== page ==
Week 14: Picture Books for Adults

Hey Everyone,

I didn’t have a huge amount of time to read this week, and I have not been having luck with audio-books, but I did want to share two smaller books with you this week. As you might be able to tell from the title, both are illustrated, and contain beautiful artwork. I enjoy illustrations in books, even when they are little chapter blurbs, like in the Harry Potter books (some of my favorites are below), The books I read this week take this further, but are beautiful examples of their particular art form.

 

Books I finished this week

The Wandering Goose – written by Heather L Earnhardt, illustrated by Frida Clements

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This book is a very little book, but it packs a punch. It is a lyrical story about two animals that looks at friendship, love, loss and broken hearts, and it is beautiful, both in the writing and the illustrations. It is written by a woman who owns and runs a restaurant in Seattle also called The Wandering Goose, but you don’t need any background on this connection to appreciate the small quiet beauty of this book. Frida Clements does the illustrations, and is a Seattle-based artist whose work you may have seen elsewhere (her work is exquisite, and you can find more of it on her website here.)

I consider this to be a picture book for adults for a few reasons. One is that the themes of the book are rather adult, and while kids could enjoy it, the story is an adult one. Secondly, the illustrations are artistic in a way that can be appreciated as art as well as story. Each spread could almost be a print you might have framed in your home, writing and all, and I feel like that is a more adult approach to illustration.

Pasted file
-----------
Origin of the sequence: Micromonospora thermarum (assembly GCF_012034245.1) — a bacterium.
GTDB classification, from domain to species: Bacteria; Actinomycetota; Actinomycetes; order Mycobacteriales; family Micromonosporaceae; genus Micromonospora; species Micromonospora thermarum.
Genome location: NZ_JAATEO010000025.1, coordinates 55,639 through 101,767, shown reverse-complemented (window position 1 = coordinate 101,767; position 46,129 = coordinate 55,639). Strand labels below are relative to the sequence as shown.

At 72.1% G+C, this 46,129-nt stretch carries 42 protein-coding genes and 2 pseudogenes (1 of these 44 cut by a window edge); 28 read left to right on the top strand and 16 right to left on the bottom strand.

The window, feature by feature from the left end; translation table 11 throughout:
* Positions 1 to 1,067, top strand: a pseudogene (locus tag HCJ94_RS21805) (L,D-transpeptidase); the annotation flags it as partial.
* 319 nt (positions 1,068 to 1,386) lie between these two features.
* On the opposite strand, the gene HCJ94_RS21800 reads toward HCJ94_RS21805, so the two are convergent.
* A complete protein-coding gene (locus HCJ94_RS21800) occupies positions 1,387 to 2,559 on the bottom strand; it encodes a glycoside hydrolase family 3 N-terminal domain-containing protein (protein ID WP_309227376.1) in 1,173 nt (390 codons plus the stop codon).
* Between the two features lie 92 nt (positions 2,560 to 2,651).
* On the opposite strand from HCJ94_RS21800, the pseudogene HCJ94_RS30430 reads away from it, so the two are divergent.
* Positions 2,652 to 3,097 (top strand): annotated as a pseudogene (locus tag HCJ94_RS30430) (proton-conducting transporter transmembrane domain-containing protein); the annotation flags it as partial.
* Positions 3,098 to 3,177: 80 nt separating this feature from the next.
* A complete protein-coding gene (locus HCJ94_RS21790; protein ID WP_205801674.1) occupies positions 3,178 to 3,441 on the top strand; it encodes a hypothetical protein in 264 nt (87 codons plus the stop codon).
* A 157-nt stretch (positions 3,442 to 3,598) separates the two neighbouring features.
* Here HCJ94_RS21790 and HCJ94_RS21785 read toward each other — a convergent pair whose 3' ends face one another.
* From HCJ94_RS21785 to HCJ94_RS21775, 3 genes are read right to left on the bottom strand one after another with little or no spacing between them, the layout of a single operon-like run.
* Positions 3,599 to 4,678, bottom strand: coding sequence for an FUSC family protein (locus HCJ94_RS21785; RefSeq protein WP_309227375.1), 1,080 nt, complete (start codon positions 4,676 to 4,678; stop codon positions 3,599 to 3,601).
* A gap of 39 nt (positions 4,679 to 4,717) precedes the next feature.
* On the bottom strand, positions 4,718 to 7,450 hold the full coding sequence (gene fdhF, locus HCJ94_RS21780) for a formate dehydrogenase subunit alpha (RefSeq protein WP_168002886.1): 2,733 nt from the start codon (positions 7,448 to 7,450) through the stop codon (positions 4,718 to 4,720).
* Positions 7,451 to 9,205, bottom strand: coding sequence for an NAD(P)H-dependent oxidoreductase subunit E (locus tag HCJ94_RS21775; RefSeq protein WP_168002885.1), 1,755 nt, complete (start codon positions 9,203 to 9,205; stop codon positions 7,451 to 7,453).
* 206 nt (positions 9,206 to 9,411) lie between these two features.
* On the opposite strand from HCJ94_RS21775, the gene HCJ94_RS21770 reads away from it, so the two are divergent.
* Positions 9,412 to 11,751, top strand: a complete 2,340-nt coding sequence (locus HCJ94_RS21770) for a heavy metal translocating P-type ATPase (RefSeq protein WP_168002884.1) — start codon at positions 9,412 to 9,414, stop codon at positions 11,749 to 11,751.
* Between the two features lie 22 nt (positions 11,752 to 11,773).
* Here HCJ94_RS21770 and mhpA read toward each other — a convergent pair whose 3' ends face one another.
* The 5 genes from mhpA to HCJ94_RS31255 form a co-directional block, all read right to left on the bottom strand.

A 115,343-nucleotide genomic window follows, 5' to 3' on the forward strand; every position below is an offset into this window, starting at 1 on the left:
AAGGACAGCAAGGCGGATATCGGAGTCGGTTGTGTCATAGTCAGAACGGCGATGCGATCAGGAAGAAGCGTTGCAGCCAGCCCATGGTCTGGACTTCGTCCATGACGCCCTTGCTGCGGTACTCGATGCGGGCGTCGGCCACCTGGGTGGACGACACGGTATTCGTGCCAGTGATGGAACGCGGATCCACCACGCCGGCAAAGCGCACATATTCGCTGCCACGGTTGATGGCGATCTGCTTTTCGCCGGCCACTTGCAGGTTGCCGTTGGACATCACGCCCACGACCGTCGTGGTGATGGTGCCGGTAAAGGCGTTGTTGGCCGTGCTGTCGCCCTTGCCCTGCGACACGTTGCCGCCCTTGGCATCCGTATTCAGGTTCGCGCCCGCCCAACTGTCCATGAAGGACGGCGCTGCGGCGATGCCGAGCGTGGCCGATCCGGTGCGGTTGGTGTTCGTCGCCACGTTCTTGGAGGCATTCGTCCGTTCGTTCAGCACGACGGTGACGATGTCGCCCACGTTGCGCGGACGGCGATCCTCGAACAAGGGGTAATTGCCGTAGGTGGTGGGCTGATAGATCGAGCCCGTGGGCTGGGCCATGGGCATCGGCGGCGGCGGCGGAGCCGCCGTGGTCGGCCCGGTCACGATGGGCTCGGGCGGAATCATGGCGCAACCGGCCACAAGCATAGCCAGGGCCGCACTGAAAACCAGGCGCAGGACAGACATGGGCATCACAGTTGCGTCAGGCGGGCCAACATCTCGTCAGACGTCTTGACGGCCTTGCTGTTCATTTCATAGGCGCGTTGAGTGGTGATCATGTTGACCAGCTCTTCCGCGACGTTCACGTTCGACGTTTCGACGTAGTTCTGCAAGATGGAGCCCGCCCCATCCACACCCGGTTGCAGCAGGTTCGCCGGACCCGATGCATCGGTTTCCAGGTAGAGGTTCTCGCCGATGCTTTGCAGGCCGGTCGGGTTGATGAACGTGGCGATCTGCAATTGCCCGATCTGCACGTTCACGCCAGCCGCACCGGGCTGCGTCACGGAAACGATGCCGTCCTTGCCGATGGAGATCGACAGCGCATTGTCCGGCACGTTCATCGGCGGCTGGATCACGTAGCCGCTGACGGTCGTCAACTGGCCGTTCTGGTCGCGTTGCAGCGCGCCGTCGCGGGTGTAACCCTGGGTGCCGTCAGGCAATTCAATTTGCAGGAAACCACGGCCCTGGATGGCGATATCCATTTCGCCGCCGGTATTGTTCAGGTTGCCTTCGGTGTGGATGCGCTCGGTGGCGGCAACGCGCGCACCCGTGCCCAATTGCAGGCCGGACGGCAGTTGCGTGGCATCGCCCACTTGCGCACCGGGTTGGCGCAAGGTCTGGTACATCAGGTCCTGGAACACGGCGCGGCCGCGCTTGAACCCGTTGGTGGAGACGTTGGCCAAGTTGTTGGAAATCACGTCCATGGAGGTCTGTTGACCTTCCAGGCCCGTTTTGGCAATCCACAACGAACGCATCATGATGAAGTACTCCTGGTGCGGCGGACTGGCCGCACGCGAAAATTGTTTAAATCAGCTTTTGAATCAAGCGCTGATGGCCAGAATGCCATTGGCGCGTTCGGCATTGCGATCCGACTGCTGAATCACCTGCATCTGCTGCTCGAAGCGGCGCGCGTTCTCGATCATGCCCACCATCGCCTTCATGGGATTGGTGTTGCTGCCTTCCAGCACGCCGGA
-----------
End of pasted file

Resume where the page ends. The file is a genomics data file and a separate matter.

Pages-from-WanderingGoose.jpg

 

1001 by Sanya Anwar (comic book series)

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I know comic books appeal to very few people, but I have recently started to appreciate them more, and I love it when I find beautifully illustrated stories that tell me as much is not more through the images as they do through the words. This series, as far as I have been able to read, does this extraordinarily well.

1001 is a retelling of The Arabian Nights that casts the heroine Scherezade as a bookish, dreamy young woman trying to make a life for herself and her sister. The illustrations are incredibly vivid and beautiful, and the story is usually easy to follow. There is some mystery that has yet to be explained, and unfortunately, Sanya Anwar’s website says that the 4th installment was supposed to be released about 2 years ago, so I am hoping so badly that is it not on hold indefinitely.

These comics are also available for free on Anwar’s website, and I would encourage you to check out her work. I can’t recommend these comics to new comic readers simply because the series is not complete and it is never fun to get partway into the story and have to stop. However, if you are interested in these anyway, or want to see some beautiful art, I would still encourage you to check these out.

Scherezade

What went well

I have building my TBR list up this week, and getting excited about a lot of new books. This hasn’t translated into a lot of reading, but I hope to carve out more time this week, although 4th of July is one of the busier times of the summer so I’m not super optimistic.

What did not go well

Maybe I’m still recovering from The Book of Joan, but I have had a hard time getting myself to read this week. It also feels like my reading time has been very fragmented recently, and that always makes it tough to get going on a new book. I think it is just one of those weeks though.

What I am reading next week

So many things. I am still finishing the book about Victorian England I started last week, and hoping I find another good audio-book. I’m also looking forward to reading The Wanderers by Meg Howrey and The Windfall by Diksha Basu.

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